A culture of learning

Why do organisations fail to learn? One major barrier is the investment of time and effort required. It’s another credit into the bank of one’s experience and you simply don’t know if or when the future debit will be required, which makes it difficult to justify the investment in the first place. It’s more fun to do stuff than spend time planning. 

The same is true for learning, only 100 times more so. At least planning and briefing offer quick wins. They will shortly be followed by execution, when the benefits of a good plan and brief should immediately become obvious. Investing in learning is the same as investing in non-technical training and skill acquisition – it’s a leap of faith.

For that reason, when faced with competing priorities for our time, learning is an easy one to move down the list below the next delivery. Culture can also be a significant barrier. We have done extensive work in the Middle and Far East. As one travels further East from Europe, one starts to observe increasing deference to age and seniority, something which can be very positive in a family or a community.

However, the way in which that can play out in practice in the professional environment is that nobody challenges upwards or tells the boss bad news. This is not ideal; the boss is the last person to ever find out about the impending disaster. We have done a lot of work with the British oil industry in Aberdeen. On average, the offshore element of the UK oil industry seems to be dominated by tough, middle-aged men. They are exactly the sort of people you need to do difficult, demanding work in dangerous conditions. But they are perhaps not the best cross section for doing a bit of soul searching about where they need to improve.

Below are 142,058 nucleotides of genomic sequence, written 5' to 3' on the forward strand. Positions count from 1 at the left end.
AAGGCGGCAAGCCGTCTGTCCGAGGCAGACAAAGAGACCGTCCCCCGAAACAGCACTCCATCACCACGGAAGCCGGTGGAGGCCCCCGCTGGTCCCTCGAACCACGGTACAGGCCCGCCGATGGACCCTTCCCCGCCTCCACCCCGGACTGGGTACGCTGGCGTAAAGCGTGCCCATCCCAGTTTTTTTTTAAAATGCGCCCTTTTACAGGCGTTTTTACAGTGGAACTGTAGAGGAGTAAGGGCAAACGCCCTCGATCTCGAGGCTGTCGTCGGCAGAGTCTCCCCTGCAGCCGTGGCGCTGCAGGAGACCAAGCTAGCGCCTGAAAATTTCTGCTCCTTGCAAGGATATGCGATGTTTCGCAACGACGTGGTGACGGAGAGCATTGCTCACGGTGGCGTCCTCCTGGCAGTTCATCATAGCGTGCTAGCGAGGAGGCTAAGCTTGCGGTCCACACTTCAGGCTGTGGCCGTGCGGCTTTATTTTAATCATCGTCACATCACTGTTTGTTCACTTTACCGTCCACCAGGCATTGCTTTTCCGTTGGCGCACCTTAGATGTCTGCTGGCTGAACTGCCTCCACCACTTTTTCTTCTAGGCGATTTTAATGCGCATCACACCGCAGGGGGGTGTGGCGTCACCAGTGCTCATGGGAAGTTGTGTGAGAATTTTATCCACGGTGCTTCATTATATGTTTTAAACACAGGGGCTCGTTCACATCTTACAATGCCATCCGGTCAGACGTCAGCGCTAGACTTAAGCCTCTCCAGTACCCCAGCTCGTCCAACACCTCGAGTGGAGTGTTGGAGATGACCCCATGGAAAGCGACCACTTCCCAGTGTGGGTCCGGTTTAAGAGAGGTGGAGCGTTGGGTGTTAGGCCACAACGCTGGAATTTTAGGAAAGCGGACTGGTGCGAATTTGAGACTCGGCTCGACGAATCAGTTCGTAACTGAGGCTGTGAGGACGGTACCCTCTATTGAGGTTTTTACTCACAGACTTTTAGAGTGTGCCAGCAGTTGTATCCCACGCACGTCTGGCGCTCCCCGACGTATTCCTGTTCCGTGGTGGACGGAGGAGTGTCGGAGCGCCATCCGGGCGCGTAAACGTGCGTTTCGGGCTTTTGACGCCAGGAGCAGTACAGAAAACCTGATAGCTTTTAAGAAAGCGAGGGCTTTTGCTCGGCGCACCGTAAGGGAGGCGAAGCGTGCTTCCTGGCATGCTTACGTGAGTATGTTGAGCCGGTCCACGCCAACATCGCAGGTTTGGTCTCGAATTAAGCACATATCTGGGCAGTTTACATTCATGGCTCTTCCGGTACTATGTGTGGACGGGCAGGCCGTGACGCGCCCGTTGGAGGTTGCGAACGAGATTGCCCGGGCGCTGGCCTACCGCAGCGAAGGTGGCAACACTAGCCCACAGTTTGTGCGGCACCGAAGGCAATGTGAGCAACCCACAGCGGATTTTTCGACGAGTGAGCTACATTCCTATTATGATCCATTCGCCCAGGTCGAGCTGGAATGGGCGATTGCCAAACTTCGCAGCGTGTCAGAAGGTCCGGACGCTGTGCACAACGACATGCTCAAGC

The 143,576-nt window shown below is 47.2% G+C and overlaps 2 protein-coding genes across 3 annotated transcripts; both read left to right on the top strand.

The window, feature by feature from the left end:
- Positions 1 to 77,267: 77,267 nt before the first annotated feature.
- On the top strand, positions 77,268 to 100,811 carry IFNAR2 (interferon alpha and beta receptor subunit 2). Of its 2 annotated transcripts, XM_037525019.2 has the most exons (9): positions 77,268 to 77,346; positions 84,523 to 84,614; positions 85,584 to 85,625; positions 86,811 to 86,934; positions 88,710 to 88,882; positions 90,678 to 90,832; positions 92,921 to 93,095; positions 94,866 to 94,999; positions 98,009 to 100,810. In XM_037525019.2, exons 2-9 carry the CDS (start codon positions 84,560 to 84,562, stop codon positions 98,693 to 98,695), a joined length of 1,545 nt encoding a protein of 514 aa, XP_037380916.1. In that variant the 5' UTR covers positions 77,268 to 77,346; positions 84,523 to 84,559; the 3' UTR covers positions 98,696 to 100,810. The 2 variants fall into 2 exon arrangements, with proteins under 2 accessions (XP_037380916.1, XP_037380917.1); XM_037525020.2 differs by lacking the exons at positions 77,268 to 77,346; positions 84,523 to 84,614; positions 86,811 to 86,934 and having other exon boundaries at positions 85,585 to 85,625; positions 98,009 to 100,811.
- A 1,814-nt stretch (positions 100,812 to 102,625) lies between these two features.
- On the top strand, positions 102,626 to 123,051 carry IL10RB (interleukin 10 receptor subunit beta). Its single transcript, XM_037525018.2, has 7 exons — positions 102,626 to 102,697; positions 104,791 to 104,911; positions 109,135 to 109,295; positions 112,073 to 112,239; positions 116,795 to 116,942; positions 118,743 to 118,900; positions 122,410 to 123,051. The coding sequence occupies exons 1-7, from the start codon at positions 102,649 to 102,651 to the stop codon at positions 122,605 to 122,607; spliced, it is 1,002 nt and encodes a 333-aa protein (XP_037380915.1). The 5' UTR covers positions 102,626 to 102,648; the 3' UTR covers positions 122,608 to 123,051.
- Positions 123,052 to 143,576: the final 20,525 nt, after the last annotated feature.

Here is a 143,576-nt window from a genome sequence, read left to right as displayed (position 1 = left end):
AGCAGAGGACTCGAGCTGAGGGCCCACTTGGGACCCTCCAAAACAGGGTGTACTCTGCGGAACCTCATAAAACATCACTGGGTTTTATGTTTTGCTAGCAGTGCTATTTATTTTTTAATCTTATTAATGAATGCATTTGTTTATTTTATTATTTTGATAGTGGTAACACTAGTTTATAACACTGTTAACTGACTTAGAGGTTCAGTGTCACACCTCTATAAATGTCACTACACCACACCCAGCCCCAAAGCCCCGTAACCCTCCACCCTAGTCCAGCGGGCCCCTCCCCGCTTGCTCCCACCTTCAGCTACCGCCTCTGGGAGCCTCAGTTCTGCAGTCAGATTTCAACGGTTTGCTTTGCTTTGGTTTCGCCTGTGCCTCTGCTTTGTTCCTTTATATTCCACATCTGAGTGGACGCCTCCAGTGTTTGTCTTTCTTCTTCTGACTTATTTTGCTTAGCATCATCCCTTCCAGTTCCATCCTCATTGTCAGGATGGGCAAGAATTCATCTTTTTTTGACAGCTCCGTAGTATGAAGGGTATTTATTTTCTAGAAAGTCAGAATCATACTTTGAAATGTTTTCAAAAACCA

Add in organisational demographics, language issues, ego and hierarchy, and there are a lot of good reasons not to prioritise some of the difficult conversations required to make learning from experience into a reality. However, if you don’t actively learn from experience, how will you stop yourself from making the same mistakes next time as last time? 

Lots of organisations talk about being learning organisations and learning from experience, but you have to do something to capture the learning, otherwise you just get better by osmosis, because you’re older and you’ve done it before. 

In high-performance environments, people don’t just talk about learning and continuous improvement; they actually do something to make it happen.

Justin Hughes is managing director of Mission Excellence, a consultancy that partners with organisations committed to high performance. Before founding Mission Excellence, Justin was a military fighter pilot with the UK Royal Air Force, becoming the executive officer of the Red Arrows, with whom he flew over 250 displays worldwide.

Extracted from The Business of Excellence by Justin Hughes (Bloomsbury, RRP £25/ £21.99 eBook).